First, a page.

After evaluating the cost and complexity of their SUNs, the Sonic team decided to tap a new platform, Apple Computer’s Macintosh II, also powered by a Motorola 68000, to create the first production version of the Sonic Station later that year.[5] By 1988, the Sonic Station was in service at EMI Abbey Road and Finesplice in London, and MCA in California, performing “miraculous” feats of restoration and starting a trend of mining back catalog that continues to this day. That first system employed a dedicated NuBus hardware co–processor, with 4 Motorola 56000–series Digital Signal Processors (DSP), beginning a trend that continued through seven generations of hardware.

Demand grew for a turnkey Compact Disc preparation system and, in 1990 with the addition of the world’s first CD-R product, Sony’s $30,000, two piece, E-1/W-1 Compact Disc-Recordable system in conjunction with START Lab’s new media, the complete Sonic System was born. After a few years of development, the product was renamed “SonicStudio” and development continues to this day.

Present day[edit]

In 2002, Sonic Solutions decided to divest themselves of their original audio product line. To concentrate solely on the DVD content creation market, they formed a joint venture and, in 2004, that business was transferred to Big Endian, LLC to carry on the development, sales, and support of Sonic Solutions’ audio workstation products.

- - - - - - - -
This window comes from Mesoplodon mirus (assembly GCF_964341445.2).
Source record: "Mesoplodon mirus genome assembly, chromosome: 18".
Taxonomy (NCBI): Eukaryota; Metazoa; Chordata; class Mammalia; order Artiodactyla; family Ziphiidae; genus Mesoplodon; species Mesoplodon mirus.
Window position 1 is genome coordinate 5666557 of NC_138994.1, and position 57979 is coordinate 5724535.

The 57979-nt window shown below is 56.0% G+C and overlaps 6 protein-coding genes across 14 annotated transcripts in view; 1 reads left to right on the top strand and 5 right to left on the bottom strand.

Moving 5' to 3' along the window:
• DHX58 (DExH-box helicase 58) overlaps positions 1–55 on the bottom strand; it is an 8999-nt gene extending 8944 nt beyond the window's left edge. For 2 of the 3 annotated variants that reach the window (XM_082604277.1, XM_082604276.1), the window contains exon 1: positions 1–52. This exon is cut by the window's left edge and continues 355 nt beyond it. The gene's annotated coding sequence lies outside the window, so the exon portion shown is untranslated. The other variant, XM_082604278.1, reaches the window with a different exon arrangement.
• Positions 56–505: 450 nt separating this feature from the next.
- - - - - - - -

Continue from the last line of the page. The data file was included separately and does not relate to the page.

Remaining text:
Based in San Anselmo California, Sonic Studio, LLC continues to manufacture products that address the needs of the world’s most discriminating audio professionals with powerful PCM and DSD origination, editing and processing capabilities, and integrated premastering for both CD, SACD and rich media distribution. Sonic Studio’s NoNOISE noise and distortion reduction tools and streamlined workflow have allowed the product lines to remain at the forefront of restoration for DVD post–production and archival re–release.

Pioneering work[edit]

Over the years, development of the product lines have resulted in many breakthroughs now considered commonplace in the professional audio community. Some of the features and technologies brought to the pro audio market by Sonic Studio’s forebears include:

  • graphical digital waveform displays[6]
  • 24 bit AES digital I/O
  • SDIF-2 digital I/O
  • 4–point editing model, borrowed from videotape editing paradigm
  • integrated, 9 pin machine control
  • integrated digital restoration tools